We built a copper arbor for the entrance to Ann’s garden last weekend. I constructed it out of half-inch copper pipe with Tee and 45 degree angle joints from the local Home Depot.
Here’s a photo of the new copper arbor. Soon it will be covered with climbing vines.
Erosion Problems? A great manual for homeowners showing how to design a rain garden. See the following web site (it’s a PDF file — a color printer is recommended for printing). Rain Garden Manual Thanks to Candace Stoughton for this link.
Ann’s garden was pictured on the cover of the ‘Home & Garden‘ section of Atlanta Journal Constitution (Aug 21, 2003) .
The accompanying article included pictures from several gardens and interviews with several gardeners. While the ‘Home & Garden’ section included a number of great photos from Ann’s garden, the online version only had two photos (one in the link above and this one).
If you can’t click on the links above, here are the urls.
Cherokee Tribune article Fresh from the Garden
Woodstock woman to showcase green thumb on gardening show
Sunday, August 10, 2003
By Donna Harris
Cherokee Tribune Staff Writer
For Ann Myers, the spiritual therapy she receives from gardening is every bit as important to her as the vegetables she grows.
The Woodstock resident finds the grounding and peace she needs between the rows of tomatoes and green beans that grow in the well-kept garden beside her driveway…
The squash has overrun the center corridor. Cucumbers are also thriving.
Tomatoes and peppers are slow to mature in this wet year
The Do It Yourself Network visited our garden yesterday. They were here from 6:30am until 6pm, a very long day when you add the commute time. They taped several shows, enduring Atlanta’s summer heat and humidity with good humor. Photos below show host Joe Lampl describing tomatoes and squash and Ann providing expert opinion.
We added a retaining wall to Ann’s garden. Below are two photos (before and after) taken from north of the garden. The last photo shows a horizontal view of the retaining wall.
The Do It Yourself Network is taping a televison show in the garden tomorrow.
Phorid Flies as Biocontrol Agents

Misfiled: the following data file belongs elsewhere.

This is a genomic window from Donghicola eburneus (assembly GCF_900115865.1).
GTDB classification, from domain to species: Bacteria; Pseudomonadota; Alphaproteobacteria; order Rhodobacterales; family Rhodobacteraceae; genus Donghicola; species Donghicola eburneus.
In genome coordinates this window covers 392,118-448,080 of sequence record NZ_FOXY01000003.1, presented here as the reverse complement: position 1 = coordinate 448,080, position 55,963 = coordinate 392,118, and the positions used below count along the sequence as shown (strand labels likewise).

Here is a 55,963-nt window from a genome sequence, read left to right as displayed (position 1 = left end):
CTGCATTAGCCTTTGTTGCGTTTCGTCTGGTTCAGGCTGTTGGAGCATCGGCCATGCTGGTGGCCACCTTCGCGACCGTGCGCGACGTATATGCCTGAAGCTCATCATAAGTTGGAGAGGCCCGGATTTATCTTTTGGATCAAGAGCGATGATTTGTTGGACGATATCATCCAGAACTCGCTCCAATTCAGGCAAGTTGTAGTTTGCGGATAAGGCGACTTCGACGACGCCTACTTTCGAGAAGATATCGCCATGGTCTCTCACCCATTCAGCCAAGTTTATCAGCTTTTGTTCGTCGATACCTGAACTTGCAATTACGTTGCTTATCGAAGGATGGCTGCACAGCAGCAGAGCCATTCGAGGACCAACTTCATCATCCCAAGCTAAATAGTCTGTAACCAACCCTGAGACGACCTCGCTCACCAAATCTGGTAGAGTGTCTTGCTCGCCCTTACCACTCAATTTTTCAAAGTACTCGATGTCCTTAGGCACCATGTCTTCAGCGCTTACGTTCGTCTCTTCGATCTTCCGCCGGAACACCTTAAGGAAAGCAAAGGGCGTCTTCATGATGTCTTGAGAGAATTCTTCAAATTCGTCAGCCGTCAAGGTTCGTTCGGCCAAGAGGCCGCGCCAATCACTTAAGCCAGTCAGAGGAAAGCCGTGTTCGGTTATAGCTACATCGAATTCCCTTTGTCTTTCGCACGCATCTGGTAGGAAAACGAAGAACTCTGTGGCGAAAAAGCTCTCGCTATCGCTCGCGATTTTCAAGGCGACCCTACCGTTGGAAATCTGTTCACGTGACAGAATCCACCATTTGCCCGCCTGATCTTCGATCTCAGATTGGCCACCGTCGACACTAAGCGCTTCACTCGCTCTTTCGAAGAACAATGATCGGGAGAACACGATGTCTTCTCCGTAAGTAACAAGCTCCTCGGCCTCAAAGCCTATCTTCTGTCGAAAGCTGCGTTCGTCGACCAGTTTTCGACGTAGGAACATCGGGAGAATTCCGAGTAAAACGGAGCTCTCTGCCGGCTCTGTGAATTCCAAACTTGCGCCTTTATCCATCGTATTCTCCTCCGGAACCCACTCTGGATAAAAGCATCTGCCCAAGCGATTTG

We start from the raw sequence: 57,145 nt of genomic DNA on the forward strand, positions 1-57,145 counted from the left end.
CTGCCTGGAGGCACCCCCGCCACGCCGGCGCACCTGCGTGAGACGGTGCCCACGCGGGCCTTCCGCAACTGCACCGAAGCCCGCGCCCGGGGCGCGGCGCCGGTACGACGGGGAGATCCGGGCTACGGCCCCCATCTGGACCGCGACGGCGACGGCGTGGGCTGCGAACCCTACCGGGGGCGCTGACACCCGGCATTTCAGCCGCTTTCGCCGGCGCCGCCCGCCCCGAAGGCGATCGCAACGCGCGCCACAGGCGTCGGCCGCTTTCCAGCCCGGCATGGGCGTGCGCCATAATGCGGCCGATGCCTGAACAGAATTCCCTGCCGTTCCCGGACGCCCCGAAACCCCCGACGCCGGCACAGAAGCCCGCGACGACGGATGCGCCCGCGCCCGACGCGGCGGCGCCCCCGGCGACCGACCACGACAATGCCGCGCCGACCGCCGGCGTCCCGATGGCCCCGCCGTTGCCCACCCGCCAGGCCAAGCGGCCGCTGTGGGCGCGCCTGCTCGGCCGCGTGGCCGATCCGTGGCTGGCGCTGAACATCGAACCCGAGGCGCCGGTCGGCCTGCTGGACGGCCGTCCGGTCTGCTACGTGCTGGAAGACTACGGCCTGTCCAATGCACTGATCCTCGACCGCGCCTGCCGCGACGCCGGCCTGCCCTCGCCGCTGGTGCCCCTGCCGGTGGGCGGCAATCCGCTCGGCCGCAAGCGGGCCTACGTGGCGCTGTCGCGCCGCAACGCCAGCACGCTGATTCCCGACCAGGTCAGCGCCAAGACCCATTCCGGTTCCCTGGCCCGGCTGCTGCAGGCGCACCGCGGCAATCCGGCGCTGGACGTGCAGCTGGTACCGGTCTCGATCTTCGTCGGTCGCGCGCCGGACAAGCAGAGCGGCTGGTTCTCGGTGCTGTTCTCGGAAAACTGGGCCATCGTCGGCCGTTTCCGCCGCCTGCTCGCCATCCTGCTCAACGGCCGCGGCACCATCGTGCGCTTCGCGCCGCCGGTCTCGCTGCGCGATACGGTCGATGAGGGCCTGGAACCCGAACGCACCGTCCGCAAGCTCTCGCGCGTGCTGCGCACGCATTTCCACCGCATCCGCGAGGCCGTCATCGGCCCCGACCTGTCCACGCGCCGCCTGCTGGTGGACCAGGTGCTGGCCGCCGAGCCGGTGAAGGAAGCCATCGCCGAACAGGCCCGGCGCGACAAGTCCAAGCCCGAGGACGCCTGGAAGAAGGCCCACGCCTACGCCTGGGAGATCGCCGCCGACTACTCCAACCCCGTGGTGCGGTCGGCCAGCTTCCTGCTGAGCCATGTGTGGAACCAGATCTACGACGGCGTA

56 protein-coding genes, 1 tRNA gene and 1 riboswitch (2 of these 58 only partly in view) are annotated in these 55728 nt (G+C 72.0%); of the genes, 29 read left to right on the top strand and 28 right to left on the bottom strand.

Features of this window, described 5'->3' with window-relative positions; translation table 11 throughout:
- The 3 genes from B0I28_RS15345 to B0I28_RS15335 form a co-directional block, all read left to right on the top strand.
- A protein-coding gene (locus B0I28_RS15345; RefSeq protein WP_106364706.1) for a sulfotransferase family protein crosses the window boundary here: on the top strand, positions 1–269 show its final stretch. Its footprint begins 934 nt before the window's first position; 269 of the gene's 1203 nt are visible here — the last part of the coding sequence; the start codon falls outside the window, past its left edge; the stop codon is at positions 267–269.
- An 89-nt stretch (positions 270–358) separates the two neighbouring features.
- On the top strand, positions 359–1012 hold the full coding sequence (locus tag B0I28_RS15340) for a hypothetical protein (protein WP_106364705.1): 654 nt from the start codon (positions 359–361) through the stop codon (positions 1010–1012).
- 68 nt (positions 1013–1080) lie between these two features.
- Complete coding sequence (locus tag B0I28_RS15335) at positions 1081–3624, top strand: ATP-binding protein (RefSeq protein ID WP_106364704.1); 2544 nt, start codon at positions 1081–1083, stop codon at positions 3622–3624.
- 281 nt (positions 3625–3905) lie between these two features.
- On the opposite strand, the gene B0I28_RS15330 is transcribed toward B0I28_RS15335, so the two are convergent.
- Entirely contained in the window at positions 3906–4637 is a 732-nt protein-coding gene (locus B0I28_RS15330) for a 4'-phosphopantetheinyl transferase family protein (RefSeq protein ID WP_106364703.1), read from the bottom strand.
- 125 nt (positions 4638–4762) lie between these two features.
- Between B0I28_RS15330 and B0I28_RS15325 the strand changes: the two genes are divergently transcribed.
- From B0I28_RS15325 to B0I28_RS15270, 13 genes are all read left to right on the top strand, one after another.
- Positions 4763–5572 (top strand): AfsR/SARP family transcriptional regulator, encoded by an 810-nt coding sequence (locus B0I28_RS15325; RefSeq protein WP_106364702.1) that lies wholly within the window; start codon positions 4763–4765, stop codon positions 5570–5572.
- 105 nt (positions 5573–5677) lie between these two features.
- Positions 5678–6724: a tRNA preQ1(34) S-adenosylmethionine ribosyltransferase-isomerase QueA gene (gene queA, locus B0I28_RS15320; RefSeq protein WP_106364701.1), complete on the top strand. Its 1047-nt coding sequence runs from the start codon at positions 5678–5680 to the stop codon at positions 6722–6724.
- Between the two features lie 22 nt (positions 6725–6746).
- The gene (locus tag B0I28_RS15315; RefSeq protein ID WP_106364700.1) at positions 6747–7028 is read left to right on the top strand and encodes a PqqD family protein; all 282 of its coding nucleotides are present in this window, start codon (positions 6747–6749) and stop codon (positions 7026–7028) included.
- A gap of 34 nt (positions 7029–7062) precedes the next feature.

Research is focusing on the use of phorid decapitating flies in the genus Pseudacteon as biocontrol agents for imported fire ants. One species (Pseudacteon tricuspis) has been released in Florida and several other states. This fly is permanently established at more than a dozen sites and populations are beginning to expand rapidly out of several release sites. As of fall 2001, P. tricuspis was expanding out of the release sites around Gainesville, FL at the rate of 10-20 miles a year. By fall 2002 these flies should be coast to coast in Florida and moving into Georgia. During spring 2000, we released a second species of decapitating fly. This fly is much smaller than the first and may do better in cooler climates. It is now permanently established in hybrid populations in Alabama and perhaps Mississippi. Both species of flies were extensively tested for environmental safety prior to applying for release. To determine the impacts of these flies on fire ant populations, an extensive field monitoring program is being funded by a USDA-NRI research grant. Results from this research program are expected in the next 2-3 years.
Additional species and biotypes of decapitating flies will be evaluated and released.
Other projects include studies of polygyne fire ant populations and potential range limits of imported fire ant populations along the northern edges of their range.
We have a wild azalea in full bloom in the front yard. Ann suggested that I smell the flowers. Amazing!